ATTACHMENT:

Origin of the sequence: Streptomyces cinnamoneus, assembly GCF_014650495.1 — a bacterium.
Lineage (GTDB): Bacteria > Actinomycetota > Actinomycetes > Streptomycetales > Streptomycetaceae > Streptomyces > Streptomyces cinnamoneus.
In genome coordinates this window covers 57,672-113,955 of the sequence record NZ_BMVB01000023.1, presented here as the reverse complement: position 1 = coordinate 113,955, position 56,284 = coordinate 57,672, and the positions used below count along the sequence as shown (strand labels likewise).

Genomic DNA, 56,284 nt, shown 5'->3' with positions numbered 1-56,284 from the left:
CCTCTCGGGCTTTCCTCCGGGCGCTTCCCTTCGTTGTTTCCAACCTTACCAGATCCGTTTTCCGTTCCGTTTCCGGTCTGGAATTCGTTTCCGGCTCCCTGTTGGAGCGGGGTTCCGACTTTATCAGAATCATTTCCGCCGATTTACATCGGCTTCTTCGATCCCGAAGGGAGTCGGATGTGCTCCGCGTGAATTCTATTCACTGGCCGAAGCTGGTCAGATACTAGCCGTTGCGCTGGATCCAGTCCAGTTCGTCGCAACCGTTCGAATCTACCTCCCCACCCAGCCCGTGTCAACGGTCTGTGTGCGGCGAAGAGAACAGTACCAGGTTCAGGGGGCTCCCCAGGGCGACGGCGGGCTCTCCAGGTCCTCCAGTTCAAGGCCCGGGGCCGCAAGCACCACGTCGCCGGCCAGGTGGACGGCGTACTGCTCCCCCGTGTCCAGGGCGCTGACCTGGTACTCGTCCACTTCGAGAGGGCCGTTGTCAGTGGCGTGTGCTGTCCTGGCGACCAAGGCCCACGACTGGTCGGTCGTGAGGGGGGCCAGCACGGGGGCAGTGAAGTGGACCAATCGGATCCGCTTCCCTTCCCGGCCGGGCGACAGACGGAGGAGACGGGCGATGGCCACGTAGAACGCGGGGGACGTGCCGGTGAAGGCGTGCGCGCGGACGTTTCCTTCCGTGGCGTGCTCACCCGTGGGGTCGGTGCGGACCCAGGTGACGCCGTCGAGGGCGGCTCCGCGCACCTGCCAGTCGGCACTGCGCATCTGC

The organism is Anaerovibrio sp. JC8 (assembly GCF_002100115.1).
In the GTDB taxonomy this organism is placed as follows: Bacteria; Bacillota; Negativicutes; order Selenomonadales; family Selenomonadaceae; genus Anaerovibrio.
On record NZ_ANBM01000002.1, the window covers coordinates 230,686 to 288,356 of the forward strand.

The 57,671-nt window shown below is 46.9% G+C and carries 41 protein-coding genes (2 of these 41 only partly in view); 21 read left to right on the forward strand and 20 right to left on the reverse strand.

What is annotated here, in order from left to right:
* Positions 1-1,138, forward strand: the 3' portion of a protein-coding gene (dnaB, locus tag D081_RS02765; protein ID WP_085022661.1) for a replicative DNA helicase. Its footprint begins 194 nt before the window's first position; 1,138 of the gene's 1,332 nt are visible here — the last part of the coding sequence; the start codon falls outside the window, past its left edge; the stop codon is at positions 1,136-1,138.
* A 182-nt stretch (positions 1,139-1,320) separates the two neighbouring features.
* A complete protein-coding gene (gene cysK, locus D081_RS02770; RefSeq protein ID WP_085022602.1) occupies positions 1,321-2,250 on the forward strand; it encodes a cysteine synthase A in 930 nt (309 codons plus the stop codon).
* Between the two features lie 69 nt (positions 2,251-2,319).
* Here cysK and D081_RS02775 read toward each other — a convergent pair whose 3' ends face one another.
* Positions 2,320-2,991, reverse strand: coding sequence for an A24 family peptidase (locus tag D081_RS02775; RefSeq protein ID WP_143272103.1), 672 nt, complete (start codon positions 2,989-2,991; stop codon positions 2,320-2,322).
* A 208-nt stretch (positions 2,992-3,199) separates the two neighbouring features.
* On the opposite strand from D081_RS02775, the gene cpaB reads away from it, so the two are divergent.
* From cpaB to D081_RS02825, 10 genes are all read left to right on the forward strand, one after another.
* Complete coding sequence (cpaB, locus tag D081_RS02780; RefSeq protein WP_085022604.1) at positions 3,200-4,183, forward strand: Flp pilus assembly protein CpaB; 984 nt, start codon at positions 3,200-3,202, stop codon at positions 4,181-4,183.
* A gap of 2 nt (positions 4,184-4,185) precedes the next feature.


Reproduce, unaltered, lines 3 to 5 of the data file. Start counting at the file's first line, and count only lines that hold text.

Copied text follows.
In genome coordinates this window covers 57,672-113,955 of the sequence record NZ_BMVB01000023.1, presented here as the reverse complement: position 1 = coordinate 113,955, position 56,284 = coordinate 57,672, and the positions used below count along the sequence as shown (strand labels likewise).

Genomic DNA, 56,284 nt, shown 5'->3' with positions numbered 1-56,284 from the left:
CCTCTCGGGCTTTCCTCCGGGCGCTTCCCTTCGTTGTTTCCAACCTTACCAGATCCGTTTTCCGTTCCGTTTCCGGTCTGGAATTCGTTTCCGGCTCCCTGTTGGAGCGGGGTTCCGACTTTATCAGAATCATTTCCGCCGATTTACATCGGCTTCTTCGATCCCGAAGGGAGTCGGATGTGCTCCGCGTGAATTCTATTCACTGGCCGAAGCTGGTCAGATACTAGCCGTTGCGCTGGATCCAGTCCAGTTCGTCGCAACCGTTCGAATCTACCTCCCCACCCAGCCCGTGTCAACGGTCTGTGTGCGGCGAAGAGAACAGTACCAGGTTCAGGGGGCTCCCCAGGGCGACGGCGGGCTCTCCAGGTCCTCCAGTTCAAGGCCCGGGGCCGCAAGCACCACGTCGCCGGCCAGGTGGACGGCGTACTGCTCCCCCGTGTCCAGGGCGCTGACCTGGTACTCGTCCACTTCGAGAGGGCCGTTGTCAGTGGCGTGTGCTGTCCTGGCGACCAAGGCCCACGACTGGTCGGTCGTGAGGGGGGCCAGCACGGGGGCAGTGAAGTGGACCAATCGGATCCGCTTCCCTTCCCGGCCGGGCGACAGACGGAGGAGACGGGCGATGGCCACGTAGAACGCGGGGGACGTGCCGGTGAAGGCGTGCGCGCGGACGTTTCCTTCCGTGGCGTGCTCACCCGTGGGGTCGGTGCGGACCCAGGTGACGCCGTCGAGGGCGGCTCCGCGCACCTGCCAGTCGGCACTGCGCATCTGC